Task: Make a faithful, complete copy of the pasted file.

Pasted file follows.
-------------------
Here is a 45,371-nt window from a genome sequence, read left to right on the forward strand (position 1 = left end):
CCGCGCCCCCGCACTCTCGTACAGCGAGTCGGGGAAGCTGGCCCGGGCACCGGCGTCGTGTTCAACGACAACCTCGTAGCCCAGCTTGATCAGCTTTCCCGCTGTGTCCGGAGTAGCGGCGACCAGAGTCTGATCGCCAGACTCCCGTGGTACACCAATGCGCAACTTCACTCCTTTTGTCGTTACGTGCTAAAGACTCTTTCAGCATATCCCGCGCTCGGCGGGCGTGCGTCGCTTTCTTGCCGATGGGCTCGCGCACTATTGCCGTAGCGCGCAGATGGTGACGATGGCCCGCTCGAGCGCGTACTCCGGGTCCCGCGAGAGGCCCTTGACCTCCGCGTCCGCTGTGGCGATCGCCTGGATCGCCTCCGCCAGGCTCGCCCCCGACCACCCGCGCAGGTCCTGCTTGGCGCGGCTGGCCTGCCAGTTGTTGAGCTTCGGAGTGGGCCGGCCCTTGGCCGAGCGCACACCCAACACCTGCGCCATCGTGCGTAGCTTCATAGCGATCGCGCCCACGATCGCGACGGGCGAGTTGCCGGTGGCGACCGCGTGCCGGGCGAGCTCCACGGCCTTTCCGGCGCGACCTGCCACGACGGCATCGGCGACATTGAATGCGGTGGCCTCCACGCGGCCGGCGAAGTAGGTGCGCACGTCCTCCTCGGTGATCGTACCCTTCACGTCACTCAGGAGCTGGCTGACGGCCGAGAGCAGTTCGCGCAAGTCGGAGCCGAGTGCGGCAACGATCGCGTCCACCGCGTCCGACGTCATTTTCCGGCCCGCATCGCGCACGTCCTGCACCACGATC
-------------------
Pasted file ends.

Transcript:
Here is a 45,371-nt window from a genome sequence, read left to right on the forward strand (position 1 = left end):
CCGCGCCCCCGCACTCTCGTACAGCGAGTCGGGGAAGCTGGCCCGGGCACCGGCGTCGTGTTCAACGACAACCTCGTAGCCCAGCTTGATCAGCTTTCCCGCTGTGTCCGGAGTAGCGGCGACCAGAGTCTGATCGCCAGACTCCCGTGGTACACCAATGCGCAACTTCACTCCTTTTGTCGTTACGTGCTAAAGACTCTTTCAGCATATCCCGCGCTCGGCGGGCGTGCGTCGCTTTCTTGCCGATGGGCTCGCGCACTATTGCCGTAGCGCGCAGATGGTGACGATGGCCCGCTCGAGCGCGTACTCCGGGTCCCGCGAGAGGCCCTTGACCTCCGCGTCCGCTGTGGCGATCGCCTGGATCGCCTCCGCCAGGCTCGCCCCCGACCACCCGCGCAGGTCCTGCTTGGCGCGGCTGGCCTGCCAGTTGTTGAGCTTCGGAGTGGGCCGGCCCTTGGCCGAGCGCACACCCAACACCTGCGCCATCGTGCGTAGCTTCATAGCGATCGCGCCCACGATCGCGACGGGCGAGTTGCCGGTGGCGACCGCGTGCCGGGCGAGCTCCACGGCCTTTCCGGCGCGACCTGCCACGACGGCATCGGCGACATTGAATGCGGTGGCCTCCACGCGGCCGGCGAAGTAGGTGCGCACGTCCTCCTCGGTGATCGTACCCTTCACGTCACTCAGGAGCTGGCTGACGGCCGAGAGCAGTTCGCGCAAGTCGGAGCCGAGTGCGGCAACGATCGCGTCCACCGCGTCCGACGTCATTTTCCGGCCCGCATCGCGCACGTCCTGCACCACGATC